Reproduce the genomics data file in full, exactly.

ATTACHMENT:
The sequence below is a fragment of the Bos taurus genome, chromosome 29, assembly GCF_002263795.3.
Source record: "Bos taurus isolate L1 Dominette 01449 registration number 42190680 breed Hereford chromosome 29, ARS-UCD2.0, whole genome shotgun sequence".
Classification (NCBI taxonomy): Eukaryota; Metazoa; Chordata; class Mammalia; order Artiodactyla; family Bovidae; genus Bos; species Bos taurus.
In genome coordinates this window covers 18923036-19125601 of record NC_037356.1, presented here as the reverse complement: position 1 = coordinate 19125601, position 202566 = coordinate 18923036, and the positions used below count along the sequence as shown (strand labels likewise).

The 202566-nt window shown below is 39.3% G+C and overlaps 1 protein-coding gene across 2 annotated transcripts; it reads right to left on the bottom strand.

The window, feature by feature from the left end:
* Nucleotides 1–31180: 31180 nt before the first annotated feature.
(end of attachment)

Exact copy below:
The sequence below is a fragment of the Bos taurus genome, chromosome 29, assembly GCF_002263795.3.
Source record: "Bos taurus isolate L1 Dominette 01449 registration number 42190680 breed Hereford chromosome 29, ARS-UCD2.0, whole genome shotgun sequence".
Classification (NCBI taxonomy): Eukaryota; Metazoa; Chordata; class Mammalia; order Artiodactyla; family Bovidae; genus Bos; species Bos taurus.
In genome coordinates this window covers 18923036-19125601 of record NC_037356.1, presented here as the reverse complement: position 1 = coordinate 19125601, position 202566 = coordinate 18923036, and the positions used below count along the sequence as shown (strand labels likewise).

The 202566-nt window shown below is 39.3% G+C and overlaps 1 protein-coding gene across 2 annotated transcripts; it reads right to left on the bottom strand.

The window, feature by feature from the left end:
* Nucleotides 1–31180: 31180 nt before the first annotated feature.